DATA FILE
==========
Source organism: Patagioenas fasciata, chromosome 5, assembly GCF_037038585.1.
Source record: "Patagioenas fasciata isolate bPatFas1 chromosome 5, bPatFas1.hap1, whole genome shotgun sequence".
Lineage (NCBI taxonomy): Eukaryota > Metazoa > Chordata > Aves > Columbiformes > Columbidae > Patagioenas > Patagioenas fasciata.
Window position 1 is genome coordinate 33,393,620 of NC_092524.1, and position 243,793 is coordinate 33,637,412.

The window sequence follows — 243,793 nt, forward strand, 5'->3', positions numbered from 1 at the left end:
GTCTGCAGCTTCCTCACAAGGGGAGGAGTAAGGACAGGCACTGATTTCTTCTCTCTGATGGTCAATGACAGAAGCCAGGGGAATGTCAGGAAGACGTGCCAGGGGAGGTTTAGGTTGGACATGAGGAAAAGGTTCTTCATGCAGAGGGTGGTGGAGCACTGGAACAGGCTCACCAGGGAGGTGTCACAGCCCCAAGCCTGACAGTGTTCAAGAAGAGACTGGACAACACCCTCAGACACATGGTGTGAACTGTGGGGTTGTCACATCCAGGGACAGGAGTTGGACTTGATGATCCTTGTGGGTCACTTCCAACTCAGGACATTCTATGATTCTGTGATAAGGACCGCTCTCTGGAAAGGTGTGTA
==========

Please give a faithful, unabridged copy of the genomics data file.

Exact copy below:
Source organism: Patagioenas fasciata, chromosome 5, assembly GCF_037038585.1.
Source record: "Patagioenas fasciata isolate bPatFas1 chromosome 5, bPatFas1.hap1, whole genome shotgun sequence".
Lineage (NCBI taxonomy): Eukaryota > Metazoa > Chordata > Aves > Columbiformes > Columbidae > Patagioenas > Patagioenas fasciata.
Window position 1 is genome coordinate 33,393,620 of NC_092524.1, and position 243,793 is coordinate 33,637,412.

The window sequence follows — 243,793 nt, forward strand, 5'->3', positions numbered from 1 at the left end:
GTCTGCAGCTTCCTCACAAGGGGAGGAGTAAGGACAGGCACTGATTTCTTCTCTCTGATGGTCAATGACAGAAGCCAGGGGAATGTCAGGAAGACGTGCCAGGGGAGGTTTAGGTTGGACATGAGGAAAAGGTTCTTCATGCAGAGGGTGGTGGAGCACTGGAACAGGCTCACCAGGGAGGTGTCACAGCCCCAAGCCTGACAGTGTTCAAGAAGAGACTGGACAACACCCTCAGACACATGGTGTGAACTGTGGGGTTGTCACATCCAGGGACAGGAGTTGGACTTGATGATCCTTGTGGGTCACTTCCAACTCAGGACATTCTATGATTCTGTGATAAGGACCGCTCTCTGGAAAGGTGTGTA